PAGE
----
It could be a representation of some ceremony or ritual commemorating a special life cycle occasion.
The colour palette of the paintings combines shades of red, brown, black and white to create outlines, fill in the bodies, repaint and restore them. This is the first time we have seen such two-colour work in Catalonia.
The number of figures was increased and available space gradually began to diminish. The people who painted them found creative ways to incorporate new elements, superimposing the figures and stretching their trunks. This is the case of the figure that looks like a four-legged woman, although it is in fact a couple sandwiched between the other women and the cervids.
The group of women is linked to the male figure and the faunal group, in which the stag is surrounded by does and other animals. These two scenes mirror each other and seemingly depict rituals related to both human and animal fertility. Rituals paving the way for the renewal of life and arrival of offspring, such as this little fawn displaying its characteristic spotted skin.
Transformations throughout history brought with them new ideas, characters and innovations to pictorial techniques. Two rock traditions coexist at Roca dels Moros: Levantine art and schematic art.
In the latter,human and zoomorphic figures were simplified and assumed schematic, abstract forms.

Schematic art is on display in the stag-hunting scene. An archer draws his bow and is about to shoot a stag, while another lies dead a little further on. The figures are painted with thick strokes made with the fingers or else a broad brush.

The Neolithic represented a technological, economic and social revolution in addition to a whole new way of life because of the introduction of agriculture and animal husbandry. Walls and stones were not the only medium for artistic expression, as pottery also appeared for the first time. This fact allows us to date schematic paintings in time, between 7,000 and 3,000 years ago, while in the case of El Cogul, the parallels with ceramics bring us closer to the Bronze Age.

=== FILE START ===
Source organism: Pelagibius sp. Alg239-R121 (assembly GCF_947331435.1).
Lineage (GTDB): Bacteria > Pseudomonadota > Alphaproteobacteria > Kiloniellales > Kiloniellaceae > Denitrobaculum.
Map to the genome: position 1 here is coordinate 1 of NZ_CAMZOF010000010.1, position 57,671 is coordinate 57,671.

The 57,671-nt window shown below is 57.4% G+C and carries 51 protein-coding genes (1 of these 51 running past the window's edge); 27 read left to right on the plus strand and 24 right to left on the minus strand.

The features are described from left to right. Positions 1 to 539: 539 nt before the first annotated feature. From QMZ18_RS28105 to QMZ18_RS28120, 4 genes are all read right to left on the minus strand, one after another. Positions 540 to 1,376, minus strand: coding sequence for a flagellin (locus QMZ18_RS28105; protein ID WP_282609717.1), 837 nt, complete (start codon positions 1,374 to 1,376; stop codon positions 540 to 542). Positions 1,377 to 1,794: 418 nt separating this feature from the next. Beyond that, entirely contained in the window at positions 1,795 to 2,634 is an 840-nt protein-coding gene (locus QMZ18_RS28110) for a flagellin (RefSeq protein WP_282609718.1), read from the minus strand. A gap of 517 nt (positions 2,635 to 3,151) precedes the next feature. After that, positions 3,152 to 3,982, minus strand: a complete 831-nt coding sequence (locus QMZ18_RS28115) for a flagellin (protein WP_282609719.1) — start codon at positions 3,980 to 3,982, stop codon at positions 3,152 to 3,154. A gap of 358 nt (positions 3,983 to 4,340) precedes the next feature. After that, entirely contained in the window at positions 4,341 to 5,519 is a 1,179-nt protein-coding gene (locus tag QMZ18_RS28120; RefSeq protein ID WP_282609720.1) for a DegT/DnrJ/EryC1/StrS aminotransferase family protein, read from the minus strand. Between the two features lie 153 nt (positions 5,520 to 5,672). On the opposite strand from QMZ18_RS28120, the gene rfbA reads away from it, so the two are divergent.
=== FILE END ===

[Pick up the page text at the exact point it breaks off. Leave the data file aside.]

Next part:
Roca dels Moros depicts another major change, the introduction of writing. Various engravings and inscriptions complement the mural and draw us nearer to the present.
Iberian inscriptions can be found in the rock that date back to the extensive indigenous cultural group of the Iberian Peninsula’s Mediterranean coastline 2,600 years ago. Inscriptions from these people that have yet to be translated have been conserved at Roca dels Moros.
Roman inscriptions have also been found. Romanisation led to a new way of life, new traditions and also the spread of Latin. Religious vows have been found among the Latin inscriptions, such as “SECVNDIO VOTUM FECIT” (Secundius has made a vow).
Finally, the engravings from the Middle Ages (4th-5th centuries), such as these three fish, provide continuity to the mural until the present day.
Today, a major architectural work stands next to the rock complex.
The Roca dels Moros Rock Art Site offers visitors the chance to learn about this valuable heritage and ensure its conservation, dissemination and knowledge.

The variety of cultural motifs and manifestations in the mural bring the prehistoric period to life as a world in continuous transformation, bearing witness to the transmission of culture throughout the centuries.

Roca dels Moros was a sacred space for ancient societies and continues to be a heritage site of exceptional cultural value today, a source of knowledge and research into the societies that have left their mark there.